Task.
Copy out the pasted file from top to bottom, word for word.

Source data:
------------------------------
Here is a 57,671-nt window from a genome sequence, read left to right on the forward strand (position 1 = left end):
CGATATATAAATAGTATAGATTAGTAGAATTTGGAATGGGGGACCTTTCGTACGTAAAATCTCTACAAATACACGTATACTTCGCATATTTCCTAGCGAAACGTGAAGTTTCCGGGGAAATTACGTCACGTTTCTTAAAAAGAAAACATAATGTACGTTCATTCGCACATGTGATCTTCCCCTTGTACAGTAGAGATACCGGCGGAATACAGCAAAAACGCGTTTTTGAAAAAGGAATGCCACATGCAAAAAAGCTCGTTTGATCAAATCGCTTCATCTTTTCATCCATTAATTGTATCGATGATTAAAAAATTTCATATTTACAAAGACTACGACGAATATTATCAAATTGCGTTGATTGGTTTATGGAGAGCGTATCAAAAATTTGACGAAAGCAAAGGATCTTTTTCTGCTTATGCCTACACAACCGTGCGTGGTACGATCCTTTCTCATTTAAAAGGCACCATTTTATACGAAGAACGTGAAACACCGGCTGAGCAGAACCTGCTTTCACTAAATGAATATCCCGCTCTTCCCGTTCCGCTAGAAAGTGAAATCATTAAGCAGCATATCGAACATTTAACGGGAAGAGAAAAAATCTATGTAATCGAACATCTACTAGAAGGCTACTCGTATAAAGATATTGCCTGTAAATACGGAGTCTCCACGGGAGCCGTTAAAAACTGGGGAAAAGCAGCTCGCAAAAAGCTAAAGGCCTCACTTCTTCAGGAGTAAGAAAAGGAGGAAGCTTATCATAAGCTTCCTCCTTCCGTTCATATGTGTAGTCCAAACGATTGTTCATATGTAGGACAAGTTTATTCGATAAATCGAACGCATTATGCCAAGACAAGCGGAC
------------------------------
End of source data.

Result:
Here is a 57,671-nt window from a genome sequence, read left to right on the forward strand (position 1 = left end):
CGATATATAAATAGTATAGATTAGTAGAATTTGGAATGGGGGACCTTTCGTACGTAAAATCTCTACAAATACACGTATACTTCGCATATTTCCTAGCGAAACGTGAAGTTTCCGGGGAAATTACGTCACGTTTCTTAAAAAGAAAACATAATGTACGTTCATTCGCACATGTGATCTTCCCCTTGTACAGTAGAGATACCGGCGGAATACAGCAAAAACGCGTTTTTGAAAAAGGAATGCCACATGCAAAAAAGCTCGTTTGATCAAATCGCTTCATCTTTTCATCCATTAATTGTATCGATGATTAAAAAATTTCATATTTACAAAGACTACGACGAATATTATCAAATTGCGTTGATTGGTTTATGGAGAGCGTATCAAAAATTTGACGAAAGCAAAGGATCTTTTTCTGCTTATGCCTACACAACCGTGCGTGGTACGATCCTTTCTCATTTAAAAGGCACCATTTTATACGAAGAACGTGAAACACCGGCTGAGCAGAACCTGCTTTCACTAAATGAATATCCCGCTCTTCCCGTTCCGCTAGAAAGTGAAATCATTAAGCAGCATATCGAACATTTAACGGGAAGAGAAAAAATCTATGTAATCGAACATCTACTAGAAGGCTACTCGTATAAAGATATTGCCTGTAAATACGGAGTCTCCACGGGAGCCGTTAAAAACTGGGGAAAAGCAGCTCGCAAAAAGCTAAAGGCCTCACTTCTTCAGGAGTAAGAAAAGGAGGAAGCTTATCATAAGCTTCCTCCTTCCGTTCATATGTGTAGTCCAAACGATTGTTCATATGTAGGACAAGTTTATTCGATAAATCGAACGCATTATGCCAAGACAAGCGGAC